Visit PBS Learning Media to gain access to abundant resources to support your children from preschool through high school. The site is easily searchable by grade level or subject. You will find amazing videos, interactive lessons, and printable activities on every topic imaginable from social-emotional development, school subjects (i.e., English Language Arts, Math, Science, Social Studies), World Languages, and more. Help your children expand their knowledge and motivate them to learn more through these curated resources available through the Public Broadcasting Service (PBS). (NOTE: This review  pertains to the web site as a whole, not individual content posted there.)

Grade Level: Pre-K through Grade 12

Age Level: Ages 3-18

Developer:

Sharon Brusic

Credit: 

Creative Commons LicenseAttribution-NonCommercial-ShareAlike
CC BY-NC-SA

Credit: ConnectionSpot.org on 07/02/2020

Categories
Activities Family Resources PreK 3-5 yrs (preschool)

Peep and the Big Wide World

Visit Peep and the Big Wide World to learn about this free at-home science program for families of preschool children. This program is produced by WGBH and 9 Story Entertainment in association with TVOntario. It’s high-quality educational programming for your children. Choose the parent link at the top of the page and you’ll have access to helpful videos and activities related to this program. Be sure to watch the 30-second introductory video called, Encouraging Curiosity. This web site is available in English and Spanish.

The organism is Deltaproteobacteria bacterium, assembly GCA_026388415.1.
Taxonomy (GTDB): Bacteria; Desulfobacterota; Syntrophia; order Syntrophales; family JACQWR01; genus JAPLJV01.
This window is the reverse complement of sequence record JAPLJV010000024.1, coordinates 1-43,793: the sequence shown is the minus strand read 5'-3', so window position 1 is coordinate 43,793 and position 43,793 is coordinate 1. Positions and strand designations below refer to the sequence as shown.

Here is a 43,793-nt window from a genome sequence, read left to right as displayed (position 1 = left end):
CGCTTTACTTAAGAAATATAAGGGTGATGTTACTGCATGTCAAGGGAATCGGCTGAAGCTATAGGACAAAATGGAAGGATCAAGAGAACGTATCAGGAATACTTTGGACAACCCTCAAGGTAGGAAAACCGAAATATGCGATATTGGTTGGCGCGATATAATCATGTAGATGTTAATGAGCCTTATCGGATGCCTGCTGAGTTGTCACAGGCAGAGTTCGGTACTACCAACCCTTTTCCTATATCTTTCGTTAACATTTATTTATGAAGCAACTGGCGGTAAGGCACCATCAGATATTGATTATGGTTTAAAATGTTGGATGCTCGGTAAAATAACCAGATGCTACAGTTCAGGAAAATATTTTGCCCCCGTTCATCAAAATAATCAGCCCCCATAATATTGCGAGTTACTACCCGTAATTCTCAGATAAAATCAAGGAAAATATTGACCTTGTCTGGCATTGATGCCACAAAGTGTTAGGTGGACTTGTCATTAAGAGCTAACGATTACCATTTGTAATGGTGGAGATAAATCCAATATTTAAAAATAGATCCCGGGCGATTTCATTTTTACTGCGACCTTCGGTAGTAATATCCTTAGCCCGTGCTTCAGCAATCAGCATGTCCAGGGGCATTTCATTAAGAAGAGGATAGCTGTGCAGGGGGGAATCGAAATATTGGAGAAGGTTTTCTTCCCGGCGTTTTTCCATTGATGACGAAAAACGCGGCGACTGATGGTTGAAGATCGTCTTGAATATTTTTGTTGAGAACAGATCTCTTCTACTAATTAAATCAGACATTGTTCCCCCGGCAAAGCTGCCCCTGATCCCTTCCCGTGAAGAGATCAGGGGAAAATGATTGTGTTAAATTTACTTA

Grade Level: Pre-K

Tags: 

Art

Critical Thinking Skills

Curiosity

Engineering

Listening

Parent Led

Problem-Solving

Science

STEM

Vocabulary

Developer:

Sharon Brusic

Credit: 

Creative Commons License

Attribution-NonCommercial-ShareAlike
CC BY-NC-SA

Credit: ConnectionSpot.org on 07/02/2020

Categories
Activities PreK 3-5 yrs (preschool)

Building with Bubbles!

Suggested Ages: 3-5 years of age

Description: Bubbles can be used for more than just fun! This science experiment builds on children’s knowledge of trial and error, success and failure, and engineering 101. 

What tools and materials do I need?

  • Soap (Dawn is the best, OR you can make your own bubble solution)
  • Water
  • Straws
  • Bins or flat surface for bubbles 
  • Toys/Cups/Legos/Small objects that can get wet

What should I do? 

  • Gather your materials.
  • Set up the activity in a safe location that can get wet. 
  • Place the water into a bin.
  • Pour in soap.
  • Show children how to build bubbles with the straws by blowing through the straws into the solution. 
  • Use your straw to blow bubbles in the liquid.
  • Place cups in bubble solution. Grow towers. 

Thought provoking Questions:

  • What are you building?
  • Why are you building your tower that way?
  • How can you make your tower taller?